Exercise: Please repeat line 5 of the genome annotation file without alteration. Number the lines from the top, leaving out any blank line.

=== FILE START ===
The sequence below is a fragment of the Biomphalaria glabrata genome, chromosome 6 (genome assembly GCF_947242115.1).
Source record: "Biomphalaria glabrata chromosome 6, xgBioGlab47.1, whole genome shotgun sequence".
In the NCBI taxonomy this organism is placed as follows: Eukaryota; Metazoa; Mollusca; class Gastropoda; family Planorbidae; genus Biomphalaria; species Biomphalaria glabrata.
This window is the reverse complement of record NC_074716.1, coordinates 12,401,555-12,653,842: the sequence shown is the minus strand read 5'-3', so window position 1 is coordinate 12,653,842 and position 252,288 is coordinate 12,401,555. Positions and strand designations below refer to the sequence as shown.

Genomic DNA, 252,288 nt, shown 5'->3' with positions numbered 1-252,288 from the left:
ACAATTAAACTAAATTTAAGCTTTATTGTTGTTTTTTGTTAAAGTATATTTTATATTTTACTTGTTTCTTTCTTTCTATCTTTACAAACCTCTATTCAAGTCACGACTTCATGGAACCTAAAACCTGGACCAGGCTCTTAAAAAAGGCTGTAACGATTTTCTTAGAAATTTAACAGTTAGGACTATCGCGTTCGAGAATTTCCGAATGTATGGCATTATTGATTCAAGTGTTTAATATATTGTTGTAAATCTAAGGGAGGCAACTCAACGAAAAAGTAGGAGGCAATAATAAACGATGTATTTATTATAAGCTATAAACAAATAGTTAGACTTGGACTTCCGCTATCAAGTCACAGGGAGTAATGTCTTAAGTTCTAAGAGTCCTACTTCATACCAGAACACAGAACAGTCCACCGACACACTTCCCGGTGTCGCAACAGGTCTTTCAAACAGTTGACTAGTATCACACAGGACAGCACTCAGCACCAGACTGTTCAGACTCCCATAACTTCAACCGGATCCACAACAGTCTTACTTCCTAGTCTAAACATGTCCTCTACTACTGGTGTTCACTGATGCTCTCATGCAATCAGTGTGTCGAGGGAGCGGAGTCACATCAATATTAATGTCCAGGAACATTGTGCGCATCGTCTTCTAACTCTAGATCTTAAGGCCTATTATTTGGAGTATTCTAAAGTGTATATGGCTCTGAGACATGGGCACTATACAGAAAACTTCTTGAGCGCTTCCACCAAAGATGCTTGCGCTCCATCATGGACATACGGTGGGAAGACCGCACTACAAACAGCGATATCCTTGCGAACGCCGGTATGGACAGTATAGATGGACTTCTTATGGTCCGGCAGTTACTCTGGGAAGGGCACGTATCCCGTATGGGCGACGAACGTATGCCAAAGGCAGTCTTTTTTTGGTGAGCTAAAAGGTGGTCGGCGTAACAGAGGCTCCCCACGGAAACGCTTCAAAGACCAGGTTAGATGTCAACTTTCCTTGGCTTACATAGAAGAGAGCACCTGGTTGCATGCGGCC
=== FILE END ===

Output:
Genomic DNA, 252,288 nt, shown 5'->3' with positions numbered 1-252,288 from the left: